So to keep infections away...

When medical treatment is required

If the normal defences are broken down, then medical treatment is required. For example:

  • Skin cuts - the skin is a major barrier against infection. Get any skin cuts as clean as reasonably possible. Keep them covered but dry. Puncture wounds from cat and dog bites often get infected and antibiotics may be required if inflammation appears after a few days. Always check tetanus status with puncture wounds.
  • If you are already ill as a result of some other illness your immune system may not function well. The obvious example is HIV/AIDS! But heart disease, chronic bronchitis from smoking, known conditions such as bronchiectesis or cystic fibrosis needs treating early. Patients on high dose steroids or chemotherapy are immunosuppressed with drugs.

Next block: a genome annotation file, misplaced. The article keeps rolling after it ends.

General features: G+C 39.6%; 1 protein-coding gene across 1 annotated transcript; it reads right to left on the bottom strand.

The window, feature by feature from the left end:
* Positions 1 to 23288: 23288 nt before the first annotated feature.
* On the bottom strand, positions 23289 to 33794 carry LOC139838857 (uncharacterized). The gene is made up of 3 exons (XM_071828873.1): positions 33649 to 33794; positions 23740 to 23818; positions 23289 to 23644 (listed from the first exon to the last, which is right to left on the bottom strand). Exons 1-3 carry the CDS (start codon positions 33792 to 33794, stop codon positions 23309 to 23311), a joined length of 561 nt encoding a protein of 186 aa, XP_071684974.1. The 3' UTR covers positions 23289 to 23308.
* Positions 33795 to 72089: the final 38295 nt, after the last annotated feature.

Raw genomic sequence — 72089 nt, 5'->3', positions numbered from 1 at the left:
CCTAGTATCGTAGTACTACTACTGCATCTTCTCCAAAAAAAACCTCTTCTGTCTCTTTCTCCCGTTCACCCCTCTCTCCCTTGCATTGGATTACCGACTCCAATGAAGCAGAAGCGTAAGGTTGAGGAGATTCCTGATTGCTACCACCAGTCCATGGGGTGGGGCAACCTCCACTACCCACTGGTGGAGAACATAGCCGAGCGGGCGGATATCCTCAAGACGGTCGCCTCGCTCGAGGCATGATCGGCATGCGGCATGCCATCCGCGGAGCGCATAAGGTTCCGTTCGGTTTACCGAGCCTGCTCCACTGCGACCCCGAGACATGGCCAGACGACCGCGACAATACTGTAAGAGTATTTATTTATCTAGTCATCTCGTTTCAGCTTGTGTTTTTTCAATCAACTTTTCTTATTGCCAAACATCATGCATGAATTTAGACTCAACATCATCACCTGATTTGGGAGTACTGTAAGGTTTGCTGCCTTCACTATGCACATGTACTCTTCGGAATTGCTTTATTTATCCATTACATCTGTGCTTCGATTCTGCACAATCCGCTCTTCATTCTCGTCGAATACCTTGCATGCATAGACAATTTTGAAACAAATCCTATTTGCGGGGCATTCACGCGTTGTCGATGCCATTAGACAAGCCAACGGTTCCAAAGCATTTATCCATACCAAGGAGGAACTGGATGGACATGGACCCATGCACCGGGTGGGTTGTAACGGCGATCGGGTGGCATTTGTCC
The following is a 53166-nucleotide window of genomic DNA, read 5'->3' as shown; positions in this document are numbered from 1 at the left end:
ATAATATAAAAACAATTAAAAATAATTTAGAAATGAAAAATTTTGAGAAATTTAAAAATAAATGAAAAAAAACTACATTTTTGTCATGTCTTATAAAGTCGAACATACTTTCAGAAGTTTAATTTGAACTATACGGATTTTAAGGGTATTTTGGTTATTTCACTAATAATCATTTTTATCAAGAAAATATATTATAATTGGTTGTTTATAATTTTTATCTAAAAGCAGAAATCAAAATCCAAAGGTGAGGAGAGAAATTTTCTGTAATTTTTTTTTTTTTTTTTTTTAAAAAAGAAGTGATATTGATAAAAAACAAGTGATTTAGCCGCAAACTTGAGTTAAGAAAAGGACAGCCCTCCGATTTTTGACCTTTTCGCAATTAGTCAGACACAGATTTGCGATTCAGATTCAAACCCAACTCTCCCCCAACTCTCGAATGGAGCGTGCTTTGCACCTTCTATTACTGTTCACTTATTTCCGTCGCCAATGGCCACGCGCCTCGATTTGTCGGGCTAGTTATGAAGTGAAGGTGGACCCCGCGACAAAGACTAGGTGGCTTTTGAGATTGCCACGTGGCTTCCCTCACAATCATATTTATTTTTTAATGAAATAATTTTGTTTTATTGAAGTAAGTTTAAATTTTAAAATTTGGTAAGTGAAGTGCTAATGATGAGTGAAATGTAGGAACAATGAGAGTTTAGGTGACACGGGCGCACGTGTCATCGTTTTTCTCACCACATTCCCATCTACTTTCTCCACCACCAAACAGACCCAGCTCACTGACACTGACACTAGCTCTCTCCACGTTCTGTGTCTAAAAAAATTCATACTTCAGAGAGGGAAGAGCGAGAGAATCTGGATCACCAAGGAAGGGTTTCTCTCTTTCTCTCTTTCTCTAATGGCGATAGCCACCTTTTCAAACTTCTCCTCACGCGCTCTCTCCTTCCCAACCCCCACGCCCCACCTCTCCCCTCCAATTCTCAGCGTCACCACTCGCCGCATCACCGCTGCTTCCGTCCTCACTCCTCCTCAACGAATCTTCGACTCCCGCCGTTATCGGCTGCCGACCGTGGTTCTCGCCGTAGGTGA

• If there is pre-existing damage. Any damage to the body heals with scar tissue. Scarring means the anatomy is not normal and the blood supply is not as good. Therefore this is an ideal site for infections to take a hold. Any stagnation in the body allows bacteria to proliferate. So if the body becomes run down for whatever reason, this gives a chance for infection to take over. In these cases antibiotics should be given early at the first sign of infection (or even prophylactically). Obvious examples include:
  • infective endocarditis (damage to heart valves from rheumatic fever, congenital problems) means that bacteria release from, for example, dental work may get stuck on a valve to cause infection.
  • recurrent urinary tract infections
  • recurrent pelvic inflammatory disease
  • prostatitis
  • bronchiectesis
  • diverticulitis
  • if the symptoms are very severe
  • if symptoms persist or get worse (i.e. the immune system is not doing its job)

With these patients who know their symptoms and their favourite bugs I give them a supply of antibiotics to keep at home and to use them at the first sign of any problem.